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Silver Wheaton Corp. Message Board

  • newscentral2002 newscentral2002 Nov 24, 2011 1:18 AM Flag

    FX markets

    I will post a series of articles that either I have written or friends over the next few days. This one is on the FX markets.
    Casinos do not like winners and neither do FX brokers. I can't play 21 in some casinos because I can count cards. Besides now - the loud noise of slot machines would not be good for my tinnitus.
    Your broker is forced to take the opposite side of the trade, at least temporarily. The broker may then wait until the client flow is sufficient to offset with their market maker or they may choose to hold the position and effectively trade against their clients. A no dealing desk policy simply means that dealers have been replaced with machines, but the fact that they trade against you remains.

    Real-time summary of client positions. Average cost of open positions Size and P/L of all open trades Outstanding orders Location and size of stops Flow information (who has been buying what/where) Real-time positioning of large clients. This information is actively traded upon and often shared with 'preferred' clients/partners.

    Ask your broker why all clients aren't given access to this information?

    Unfair practices. Although the odds were stacked against the client, smart traders can make money from them. Some have became so good at FX trading that they are banned. I have several accounts with the same firm and the same with other firms. Casinos do not like winners and neither do FX brokers. A casino may send a crooked dealer to stop the winner's streak and retail FX firms may resort to denying service or complicating execution to such a degree that it makes trading impossible. If anything, this should be a clear sign that your broker is trading against you, since it becomes evident that your broker is losing money if you are posting profits.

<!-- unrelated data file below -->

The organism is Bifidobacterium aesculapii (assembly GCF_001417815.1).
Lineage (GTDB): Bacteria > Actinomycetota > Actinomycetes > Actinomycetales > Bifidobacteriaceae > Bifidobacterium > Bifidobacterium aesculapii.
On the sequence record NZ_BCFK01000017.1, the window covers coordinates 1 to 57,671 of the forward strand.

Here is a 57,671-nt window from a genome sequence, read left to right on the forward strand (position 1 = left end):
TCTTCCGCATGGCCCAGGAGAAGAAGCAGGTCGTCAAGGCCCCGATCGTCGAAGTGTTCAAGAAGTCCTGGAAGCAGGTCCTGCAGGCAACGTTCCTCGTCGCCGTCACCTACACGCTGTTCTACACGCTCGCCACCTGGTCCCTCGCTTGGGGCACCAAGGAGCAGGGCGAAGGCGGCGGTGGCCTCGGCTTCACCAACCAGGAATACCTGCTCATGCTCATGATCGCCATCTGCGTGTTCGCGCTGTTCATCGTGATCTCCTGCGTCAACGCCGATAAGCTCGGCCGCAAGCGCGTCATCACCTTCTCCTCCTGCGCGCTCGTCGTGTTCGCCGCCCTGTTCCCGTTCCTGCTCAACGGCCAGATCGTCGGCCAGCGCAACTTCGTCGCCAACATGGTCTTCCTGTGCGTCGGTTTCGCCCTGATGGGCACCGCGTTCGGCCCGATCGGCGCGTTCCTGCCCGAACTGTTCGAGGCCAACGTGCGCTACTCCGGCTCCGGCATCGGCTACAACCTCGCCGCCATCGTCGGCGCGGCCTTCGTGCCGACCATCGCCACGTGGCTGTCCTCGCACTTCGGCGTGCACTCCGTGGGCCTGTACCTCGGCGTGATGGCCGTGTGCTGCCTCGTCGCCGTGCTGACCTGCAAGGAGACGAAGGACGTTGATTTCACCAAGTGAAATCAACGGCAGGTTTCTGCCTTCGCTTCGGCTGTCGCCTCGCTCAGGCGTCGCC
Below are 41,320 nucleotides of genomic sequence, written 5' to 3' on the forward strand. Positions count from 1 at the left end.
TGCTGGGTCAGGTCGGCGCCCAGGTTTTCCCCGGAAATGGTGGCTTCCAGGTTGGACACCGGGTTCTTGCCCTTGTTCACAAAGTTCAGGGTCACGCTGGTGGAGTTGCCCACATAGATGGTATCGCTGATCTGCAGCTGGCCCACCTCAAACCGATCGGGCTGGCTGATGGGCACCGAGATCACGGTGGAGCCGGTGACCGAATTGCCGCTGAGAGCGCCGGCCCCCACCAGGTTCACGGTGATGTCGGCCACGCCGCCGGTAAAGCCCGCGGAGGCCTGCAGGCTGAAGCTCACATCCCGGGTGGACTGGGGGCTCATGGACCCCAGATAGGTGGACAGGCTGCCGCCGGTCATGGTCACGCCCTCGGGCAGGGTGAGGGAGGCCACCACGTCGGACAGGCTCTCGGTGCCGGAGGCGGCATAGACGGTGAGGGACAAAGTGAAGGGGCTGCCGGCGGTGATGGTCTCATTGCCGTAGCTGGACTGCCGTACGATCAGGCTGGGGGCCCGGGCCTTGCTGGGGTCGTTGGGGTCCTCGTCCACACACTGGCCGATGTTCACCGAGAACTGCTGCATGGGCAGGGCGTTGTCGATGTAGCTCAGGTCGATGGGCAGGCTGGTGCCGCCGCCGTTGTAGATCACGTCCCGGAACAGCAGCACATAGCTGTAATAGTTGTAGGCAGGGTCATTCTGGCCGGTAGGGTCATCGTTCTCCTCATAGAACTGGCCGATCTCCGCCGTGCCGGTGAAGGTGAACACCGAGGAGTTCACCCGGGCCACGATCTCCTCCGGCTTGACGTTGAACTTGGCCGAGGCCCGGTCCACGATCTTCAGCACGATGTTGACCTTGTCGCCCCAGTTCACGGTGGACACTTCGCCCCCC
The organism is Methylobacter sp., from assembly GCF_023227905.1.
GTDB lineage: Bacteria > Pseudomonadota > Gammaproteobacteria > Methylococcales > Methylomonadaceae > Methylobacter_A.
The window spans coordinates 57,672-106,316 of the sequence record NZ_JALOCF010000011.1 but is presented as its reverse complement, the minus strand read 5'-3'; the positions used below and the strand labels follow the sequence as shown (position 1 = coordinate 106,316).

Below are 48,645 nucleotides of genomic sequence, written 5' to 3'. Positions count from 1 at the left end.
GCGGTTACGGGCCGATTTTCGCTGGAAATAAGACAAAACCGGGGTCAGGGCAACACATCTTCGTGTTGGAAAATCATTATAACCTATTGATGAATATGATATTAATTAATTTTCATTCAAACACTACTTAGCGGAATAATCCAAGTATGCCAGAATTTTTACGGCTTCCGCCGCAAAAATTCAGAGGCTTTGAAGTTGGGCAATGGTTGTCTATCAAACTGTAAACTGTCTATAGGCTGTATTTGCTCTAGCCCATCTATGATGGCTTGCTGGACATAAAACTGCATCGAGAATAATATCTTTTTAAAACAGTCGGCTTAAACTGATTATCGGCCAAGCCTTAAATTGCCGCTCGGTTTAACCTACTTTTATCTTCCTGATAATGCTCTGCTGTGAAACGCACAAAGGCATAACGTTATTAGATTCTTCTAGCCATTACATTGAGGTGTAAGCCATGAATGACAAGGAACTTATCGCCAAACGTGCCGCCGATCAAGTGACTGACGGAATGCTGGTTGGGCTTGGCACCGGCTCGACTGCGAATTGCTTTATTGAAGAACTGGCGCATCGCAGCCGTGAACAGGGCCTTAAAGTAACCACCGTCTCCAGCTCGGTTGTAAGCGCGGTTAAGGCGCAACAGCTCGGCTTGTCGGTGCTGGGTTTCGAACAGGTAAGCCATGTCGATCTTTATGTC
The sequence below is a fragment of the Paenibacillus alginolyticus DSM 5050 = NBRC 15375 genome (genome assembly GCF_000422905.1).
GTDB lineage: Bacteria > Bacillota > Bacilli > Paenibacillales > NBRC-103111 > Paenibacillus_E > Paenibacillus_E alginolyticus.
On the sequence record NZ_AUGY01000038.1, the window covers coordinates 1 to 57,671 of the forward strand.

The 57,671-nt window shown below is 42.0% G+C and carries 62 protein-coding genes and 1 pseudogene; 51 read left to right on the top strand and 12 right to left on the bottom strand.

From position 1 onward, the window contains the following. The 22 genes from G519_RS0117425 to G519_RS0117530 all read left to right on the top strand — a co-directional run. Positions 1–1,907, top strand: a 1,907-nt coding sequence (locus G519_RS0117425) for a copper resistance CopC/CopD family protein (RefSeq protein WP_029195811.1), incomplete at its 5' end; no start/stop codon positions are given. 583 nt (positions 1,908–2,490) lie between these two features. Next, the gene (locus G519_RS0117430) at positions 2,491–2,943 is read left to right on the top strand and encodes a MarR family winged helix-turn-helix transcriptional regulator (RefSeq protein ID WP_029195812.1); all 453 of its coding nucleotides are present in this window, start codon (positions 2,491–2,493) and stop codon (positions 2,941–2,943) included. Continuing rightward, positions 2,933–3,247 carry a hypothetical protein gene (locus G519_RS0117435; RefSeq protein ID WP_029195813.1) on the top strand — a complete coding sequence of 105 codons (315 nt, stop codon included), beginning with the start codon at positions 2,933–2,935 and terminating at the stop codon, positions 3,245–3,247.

Each layer represents an extra cost. The more layers between you and the market, the higher the costs. I often play many layers and compicated currency pairing.

    Since retail FX brokers do not have to offset client transactions in an exchange, pricing decisions become critical. Large retail FCMs have their own market makers, a JPM or Goldman for example, which offer them a 1 pip spread or less on the most liquid pairs, which they use as their indicative price. To this rate, they add their 2 or 3 pips (or more!), which is the rate clients see in their trading platforms, which enables them to capture a nice 3 or 4 pip risk-free profit on a round-trip trade -not bad for simply acting as the middle man between the FX wholesalers and the retail buyer.

    However, because these middlemen are free to manipulate their price feed, they can essentially show their clients any price they want, and the same person that is doing the buying and the selling also becomes the person that controls the prices. Price shading occurs when a broker either deliberately stalls their price or shows slightly higher/lower rates in anticipation of a move. If a broker is convinced that the euro is going higher, for example, he will shade his quotes slightly higher to benefit from the move. This is all fairly common practice in the FX world, yet even more appalling manipulation takes place when brokers deliberately spike their feed in order to take out customer orders. If a dealer notices that a bunch of good-sized stops have gathered nearby (remember, they know where your stops lie!), he may choose to mount an attack on them with his buddies or momentarily spike his price feed just enough to take them out.

    An example of price manipulation. With two feeds from two different FX brokers, you can see how at the same moment one price spikes while the other one does not.

    Conduct your own due diligence on your broker before opening an account. Do not assume that because they proclaim to be large and well respected in the industry that that makes them upstanding guys.

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